Chinese HIV/AIDS Advocate Gao Says International Pressure Helped Persuade Officials To Allow Her To Travel to U.S. To Accept Award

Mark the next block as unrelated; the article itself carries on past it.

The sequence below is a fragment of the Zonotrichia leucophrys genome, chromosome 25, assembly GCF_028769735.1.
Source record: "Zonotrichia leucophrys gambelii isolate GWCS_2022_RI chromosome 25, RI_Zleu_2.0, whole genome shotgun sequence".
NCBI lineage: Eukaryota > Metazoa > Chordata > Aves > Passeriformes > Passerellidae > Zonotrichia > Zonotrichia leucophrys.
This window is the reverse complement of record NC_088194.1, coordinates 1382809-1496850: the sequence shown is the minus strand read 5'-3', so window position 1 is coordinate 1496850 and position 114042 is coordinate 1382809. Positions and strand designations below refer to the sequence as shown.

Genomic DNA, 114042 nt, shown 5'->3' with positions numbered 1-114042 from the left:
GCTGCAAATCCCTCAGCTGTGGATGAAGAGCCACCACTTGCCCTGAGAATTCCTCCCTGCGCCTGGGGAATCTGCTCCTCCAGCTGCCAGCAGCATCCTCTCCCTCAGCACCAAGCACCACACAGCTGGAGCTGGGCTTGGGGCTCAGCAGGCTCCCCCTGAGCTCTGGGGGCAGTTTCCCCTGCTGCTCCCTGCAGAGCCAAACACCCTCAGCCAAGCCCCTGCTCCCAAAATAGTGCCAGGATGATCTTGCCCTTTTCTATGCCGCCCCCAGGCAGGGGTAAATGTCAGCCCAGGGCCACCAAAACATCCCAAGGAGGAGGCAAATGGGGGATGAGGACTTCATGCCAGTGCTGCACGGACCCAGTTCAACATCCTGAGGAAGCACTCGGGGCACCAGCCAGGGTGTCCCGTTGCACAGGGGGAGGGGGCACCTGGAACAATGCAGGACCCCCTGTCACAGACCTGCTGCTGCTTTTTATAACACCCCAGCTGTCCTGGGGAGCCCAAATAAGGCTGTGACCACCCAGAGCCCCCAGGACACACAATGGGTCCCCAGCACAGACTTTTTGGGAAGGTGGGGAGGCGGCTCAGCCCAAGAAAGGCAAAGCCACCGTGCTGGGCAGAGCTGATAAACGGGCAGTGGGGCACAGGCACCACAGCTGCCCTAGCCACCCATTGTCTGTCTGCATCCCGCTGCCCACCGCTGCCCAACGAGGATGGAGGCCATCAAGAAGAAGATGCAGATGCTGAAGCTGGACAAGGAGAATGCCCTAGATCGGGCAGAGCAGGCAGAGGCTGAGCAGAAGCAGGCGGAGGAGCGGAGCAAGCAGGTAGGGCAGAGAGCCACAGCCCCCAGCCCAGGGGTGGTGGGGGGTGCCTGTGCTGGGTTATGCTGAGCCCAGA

Chinese HIV/AIDS advocate and retired physician Gao Yaojie on Thursday said she believes international pressure helped persuade Chinese authorities to allow her to travel to the U.S. to accept an award from Vital Voices Global Partnership, the AP/International Herald Tribune reports. "I think it was pressure from the world that helped change their minds," she said, adding, "It was a very nasty situation before that" (AP/International Herald Tribune, 2/22). According to Gao's friend and Beijing-based AIDS advocate Hu Jia, Chinese authorities from the eastern province Henan told Gao not to attend the Vital Voices awards ceremony. When Gao refused, she was put under house arrest to prevent her from traveling to Beijing to apply for a U.S. visa, Hu said. However, Gao earlier this week said that she was told by Communist Party Deputy Secretary for Henan Chen Quanguo that she would not be prevented from traveling to the U.S. to accept the award. Gao also said that Chen offered no apology and did not acknowledge the police guards outside her home. Gao in the 1990s alerted people in Henan of HIV cases that occurred through tainted blood transfusions. Gao also distributed material warning people of HIV and the risks of donating blood. In addition, Gao has distributed medicine to HIV-positive people, provided care for AIDS orphans and hosted people living with HIV/AIDS in her home. She also has written a book about the HIV/AIDS epidemic in China. Chinese authorities in 2001 and 2003 prevented Gao from traveling abroad to accept awards for her work (Kaiser Daily HIV/AIDS Report, 2/20). Gao will visit Washington, D.C., next month to receive her award, the AP/Herald Tribune reports. "I think it's a sign of the progress our society has made," Gao said of the relaxed restrictions, adding, "Ten years ago this could not have happened." Gao said that she plans to use her trip to spread the message about tainted blood issues in China (AP/International Herald Tribune, 2/22).This is part of the KHN Morning Briefing, a summary of health policy coverage from major news organizations. Sign up for an email subscription.